loader image
Cannabis Kings June Blog 4

An Introduction to Cannabis Trichomes Leave a comment

Anatomy of glandular trichomes

If you’ve ever seen a flower, odds are that you’ve also seen trichomes – more accurately called glandular trichomes – without even noticing them. Glandular trichomes are present in approximately 70% of all flowering plant species all around the world and perform a variety of key functions to aid in a plants ability to communicate, as well as survive. The compounds act as insecticides, pollinator attractors, aromatics, and communication chemicals so that plants can communicate with each other as well as their environment.

The reason you might miss trichomes in the wild is that they are typically very small in size. So small in fact that they are measured in µm (micrometers), but on cannabis plants, glandular trichomes can be seen by the naked eye. The reason for this is generations of selective breeding strains of cannabis, over countless generations, to select genetic traits in the cannabis plants for larger glandular trichome structures.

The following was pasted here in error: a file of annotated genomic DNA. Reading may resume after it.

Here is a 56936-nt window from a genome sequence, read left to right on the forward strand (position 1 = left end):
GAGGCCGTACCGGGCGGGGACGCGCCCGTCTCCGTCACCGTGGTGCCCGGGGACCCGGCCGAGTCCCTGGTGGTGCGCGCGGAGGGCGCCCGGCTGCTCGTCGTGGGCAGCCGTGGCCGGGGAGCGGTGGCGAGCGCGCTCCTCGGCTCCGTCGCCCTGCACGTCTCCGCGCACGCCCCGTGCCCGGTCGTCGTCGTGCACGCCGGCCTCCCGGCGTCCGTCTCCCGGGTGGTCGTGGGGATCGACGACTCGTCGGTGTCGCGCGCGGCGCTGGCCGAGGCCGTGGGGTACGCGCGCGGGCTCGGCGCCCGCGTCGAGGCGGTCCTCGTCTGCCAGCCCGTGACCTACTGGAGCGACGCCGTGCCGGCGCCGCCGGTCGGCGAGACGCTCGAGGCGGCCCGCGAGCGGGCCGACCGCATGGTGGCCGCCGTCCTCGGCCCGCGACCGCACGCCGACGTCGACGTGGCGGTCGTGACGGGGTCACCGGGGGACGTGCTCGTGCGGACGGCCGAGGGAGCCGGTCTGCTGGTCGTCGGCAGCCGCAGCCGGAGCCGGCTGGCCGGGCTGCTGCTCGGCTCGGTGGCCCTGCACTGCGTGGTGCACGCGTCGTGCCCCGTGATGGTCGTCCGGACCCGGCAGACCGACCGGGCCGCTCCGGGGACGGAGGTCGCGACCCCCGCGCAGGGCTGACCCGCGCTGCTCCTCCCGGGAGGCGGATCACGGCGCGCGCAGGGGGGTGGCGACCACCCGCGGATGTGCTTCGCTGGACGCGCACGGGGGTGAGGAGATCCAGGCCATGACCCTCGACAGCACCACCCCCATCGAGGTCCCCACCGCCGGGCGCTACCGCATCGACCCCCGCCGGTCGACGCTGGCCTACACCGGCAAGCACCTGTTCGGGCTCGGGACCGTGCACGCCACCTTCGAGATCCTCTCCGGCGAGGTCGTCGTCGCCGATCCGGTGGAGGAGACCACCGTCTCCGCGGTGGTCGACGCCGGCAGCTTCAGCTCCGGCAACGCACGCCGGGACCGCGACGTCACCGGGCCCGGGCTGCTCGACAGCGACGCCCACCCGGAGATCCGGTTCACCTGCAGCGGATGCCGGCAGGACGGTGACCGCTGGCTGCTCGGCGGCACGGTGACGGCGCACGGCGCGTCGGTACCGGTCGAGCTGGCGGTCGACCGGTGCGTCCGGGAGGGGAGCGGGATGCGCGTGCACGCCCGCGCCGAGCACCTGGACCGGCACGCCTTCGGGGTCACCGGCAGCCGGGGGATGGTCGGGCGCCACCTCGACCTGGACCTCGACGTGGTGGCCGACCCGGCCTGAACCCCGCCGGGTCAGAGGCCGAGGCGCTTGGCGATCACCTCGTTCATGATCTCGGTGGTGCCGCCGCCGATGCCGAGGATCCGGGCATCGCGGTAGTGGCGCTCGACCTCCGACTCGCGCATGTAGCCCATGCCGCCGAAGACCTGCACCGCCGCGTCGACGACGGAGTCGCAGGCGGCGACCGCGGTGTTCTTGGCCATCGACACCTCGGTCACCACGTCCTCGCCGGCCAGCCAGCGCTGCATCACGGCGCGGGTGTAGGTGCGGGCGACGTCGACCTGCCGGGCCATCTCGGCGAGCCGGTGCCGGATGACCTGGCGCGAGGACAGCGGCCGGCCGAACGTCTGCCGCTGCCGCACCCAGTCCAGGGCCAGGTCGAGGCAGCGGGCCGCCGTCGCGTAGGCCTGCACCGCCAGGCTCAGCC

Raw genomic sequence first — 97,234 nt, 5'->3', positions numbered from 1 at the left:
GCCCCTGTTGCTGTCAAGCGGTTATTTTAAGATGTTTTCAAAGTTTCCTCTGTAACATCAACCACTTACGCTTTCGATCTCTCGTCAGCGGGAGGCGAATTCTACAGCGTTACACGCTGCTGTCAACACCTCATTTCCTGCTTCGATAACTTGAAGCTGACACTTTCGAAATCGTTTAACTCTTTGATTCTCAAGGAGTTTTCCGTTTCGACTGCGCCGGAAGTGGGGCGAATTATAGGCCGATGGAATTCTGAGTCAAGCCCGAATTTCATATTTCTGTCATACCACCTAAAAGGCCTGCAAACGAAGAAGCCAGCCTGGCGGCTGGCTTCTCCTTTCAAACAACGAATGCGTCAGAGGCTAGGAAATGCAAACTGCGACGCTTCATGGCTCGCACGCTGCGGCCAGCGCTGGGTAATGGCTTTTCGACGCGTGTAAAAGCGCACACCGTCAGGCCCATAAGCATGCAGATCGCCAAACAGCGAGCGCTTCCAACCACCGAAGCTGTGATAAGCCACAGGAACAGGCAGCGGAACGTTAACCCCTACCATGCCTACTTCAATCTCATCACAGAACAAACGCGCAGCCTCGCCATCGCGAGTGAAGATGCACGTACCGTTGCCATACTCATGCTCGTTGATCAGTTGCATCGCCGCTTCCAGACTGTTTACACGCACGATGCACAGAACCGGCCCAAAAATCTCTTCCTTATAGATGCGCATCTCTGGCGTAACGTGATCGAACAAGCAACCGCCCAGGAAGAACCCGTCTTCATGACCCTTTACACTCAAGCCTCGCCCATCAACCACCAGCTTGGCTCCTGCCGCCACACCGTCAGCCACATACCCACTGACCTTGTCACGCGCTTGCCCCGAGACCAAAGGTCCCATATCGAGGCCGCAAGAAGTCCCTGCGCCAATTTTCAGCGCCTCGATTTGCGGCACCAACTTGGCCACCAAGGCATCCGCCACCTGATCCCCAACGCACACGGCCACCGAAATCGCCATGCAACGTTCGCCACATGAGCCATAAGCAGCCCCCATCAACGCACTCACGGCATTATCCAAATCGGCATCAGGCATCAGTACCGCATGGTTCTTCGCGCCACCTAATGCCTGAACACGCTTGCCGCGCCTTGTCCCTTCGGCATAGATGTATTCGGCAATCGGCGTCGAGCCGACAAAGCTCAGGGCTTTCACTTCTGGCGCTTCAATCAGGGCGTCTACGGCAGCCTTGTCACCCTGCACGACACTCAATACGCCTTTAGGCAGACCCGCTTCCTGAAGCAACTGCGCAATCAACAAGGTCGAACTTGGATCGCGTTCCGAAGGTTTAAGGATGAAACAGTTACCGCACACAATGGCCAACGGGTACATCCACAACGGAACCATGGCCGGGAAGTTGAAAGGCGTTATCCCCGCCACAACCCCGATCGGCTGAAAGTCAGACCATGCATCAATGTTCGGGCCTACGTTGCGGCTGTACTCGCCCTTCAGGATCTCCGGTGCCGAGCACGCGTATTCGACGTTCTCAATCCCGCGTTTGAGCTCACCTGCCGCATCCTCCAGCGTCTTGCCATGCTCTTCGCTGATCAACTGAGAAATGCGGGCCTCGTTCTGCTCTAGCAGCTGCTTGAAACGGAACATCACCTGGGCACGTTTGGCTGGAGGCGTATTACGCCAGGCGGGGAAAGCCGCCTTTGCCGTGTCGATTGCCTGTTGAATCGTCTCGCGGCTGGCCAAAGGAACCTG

Why selection for larger glandular trichomes is favored among cannabis growers, is a result of a happy accident of biochemistry that enabled humans and cannabis plants to form a symbiotic relationship. The cannabinoids the plants produce are able to modulate our own endocannabinoid systems via a type of “lock and key” interaction where certain cannabinoids in the cannabis plant match closely enough to our own endocannabinoids as to be able to fit and modulate the CB1 and CB2 receptors in our bodies.

There are multiple types of cell structures that make up a glandular trichome. These cell include: epidermal cells which make up the stem’s exterior (skin), hypodermal cells which make up the stem’s interior, basal cells which make up part of the excretion tip, stripe cells which are the mid-point cells of the excretion tip, secretory cells which are the cells that excrete all of the fluid.

Glandular trichomes on a plant are similar to hormon and sweat glands in animals in several ways. They both produce scents, chemical compounds, lipid molecules and various other excretions vital in the most basic of biological processes. Where plants and animals differ however is the chemicals those glands produce.

As far as cannabis and other flowering plants are concerned, they produce: terpenes, terpenoids, phytochemicals and cannabinoids – which is why breeders of cannabis plants have selectively bred larger and larger structures for so many successive generations.